My face squinted and I stopped short when I saw it. The blog post title said, “Emotions are liars.”
Although this phrase sparked head nodding conversation with others, I couldn’t agree to it. Something struck dissonance. I wasn’t able to verbalize why, just yet, but I knew I wanted to write my own blog post about why emotions are not liars. They are informers.
Months later, I also stopped short when scrolling through Twitter. I hadn’t interacted with Marc Schelske on social media before, but something got my attention this time. Marc was looking for supporters for his new book, The Wisdom of Your Heart.
Two immediate thoughts occurred.
Sill, I clicked through to learn more. The sub-title definitely intrigued me. Discovering the God-Given Power and Purpose of Your Emotions
I wondered what this guy had to say about emotions and what they tell us.
Every misgiving I had disappeared once I read the book. I devoured chapter after chapter on my Kindle, wishing I had a paperback copy to mark with highlights and notes. Since then, I’ve recommended it to several others and it’s been purchased by just as many men as women I know.
In the last couple of years, I’ve read a lot of books on emotions, emotional healing, emotional maturity, and how emotions tie to spiritual growth. I’ve also learned more about the way our brains work when it comes to the storing of emotions and emotional responses. This has been part of my healing and growth. It’s also awakened my dormant pursuit of Christian counseling and psychology studies, thus fueling my passion to help others become emotionally healthy as a part of their spiritual growth.
With all this learning, I was somewhat skeptical about reading anything new in The Wisdom of Your Heart.
I was wrong.
Sometimes being wrong is good.
Because of this book, I was able to better understand why that phrase about emotions being liars didn’t resonate with me. In the early chapters, Marc addresses four common myths Christians have about emotions and the first one is, emotions always lie. He says,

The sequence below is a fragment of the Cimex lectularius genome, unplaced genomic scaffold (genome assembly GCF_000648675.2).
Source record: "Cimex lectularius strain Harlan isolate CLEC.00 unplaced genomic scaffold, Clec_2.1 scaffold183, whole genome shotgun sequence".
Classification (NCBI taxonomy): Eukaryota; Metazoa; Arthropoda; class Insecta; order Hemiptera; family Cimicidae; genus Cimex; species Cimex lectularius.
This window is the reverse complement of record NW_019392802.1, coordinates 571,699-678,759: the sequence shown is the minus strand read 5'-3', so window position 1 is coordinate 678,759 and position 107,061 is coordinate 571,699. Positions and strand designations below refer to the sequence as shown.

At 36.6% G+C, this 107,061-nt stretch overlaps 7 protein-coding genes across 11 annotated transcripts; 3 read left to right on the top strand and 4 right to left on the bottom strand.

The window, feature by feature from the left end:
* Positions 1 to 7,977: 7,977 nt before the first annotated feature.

“…our core emotional responses are not lies. They are almost always telling us something true and important about our inner landscapes or outer circumstances.”
My passionate plea to all believers is to let the work of God continue in their lives beyond the point of salvation. I see so many Christians living stuck in ways I’m all too familiar with. One way is by reducing Christianity to head knowledge and deeds, void of dealing with any difficult emotion. Another, is to let difficult emotions cripple them from taking active steps of faith.
Emotions don’t need to take over our lives, but they must also not be ignored. They are God-given and play a vital role in the whole of who we are as image bearers.
Facing difficult emotions gives us an opportunity to reflect on our inner world. When we do so in partnership with God, and we respond to the work He wants to do in us, we find His power transforming us from the inside out. Thus, life long change occurs.
I get why people say emotions (feelings) are liars. I do. When we experience difficult emotions, like anger, hurt, sadness, anxiety, depression, we usually have thoughts that coincide with them. We need the truth of God to speak louder than the negative playlist in our heads. Those thoughts are part of the narrative that speaks untruth to our souls and our thoughts impact how we feel. Thus, we need to renew our mind daily as Paul says in Romans 12:2. This helps us from a downward cycle of difficult emotion, destructive thoughts, more painful experiences and less freedom, then more difficult emotions.
However, it is important to understand that the emotions are not what’s untrue. Even though our filters for understanding them is often unclear and sometimes destructive.
The process of experience – emotion – thought – action seems like one fixed event. Therefore, if we feel angry because someone cut us off on the highway, we might believe that the feeling is what lies to us when we think things like, “that jerk!” In this case, our response is an unhealthy response. But the feeling of anger isn’t what’s lying to us. It’s the narrative thoughts that follow and the underlying beliefs we already hold.
Marc says the emotional response sequence is really more like four separate but connected events. He explains further in the third section of the book which talks about the neuroscience and physiology behind emotions and action.
These topics aren’t always easy to consider, because we all want to avoid difficult emotions. However, when we take the time to lean into what our emotions are telling us, we find a God who is transforming us.
I could go on, but I’m going to stop here. Marc and I talked a whole lot more in the interview below. He shares his story behind the book and I share some of mine as it relates to emotional unhealth. We also talk about how Christians respond to one another during times of emotional distress and how we can do a better job of listening and loving.
Learn about emotional maps, myths, our emotional God, what happens physiologically when we experience certain emotions, how we can lean into the underlying issues going on internally so real growth can occur, and the tools Marc provides to help Christians grow emotionally healthy.
Before you go, don’t forget to enter the giveaway on the blog! Marc has graciously offered to send out TWO copies of his book.
Whether you win or not, you won’t want to miss his FREE valuable resources found on his websites listed below.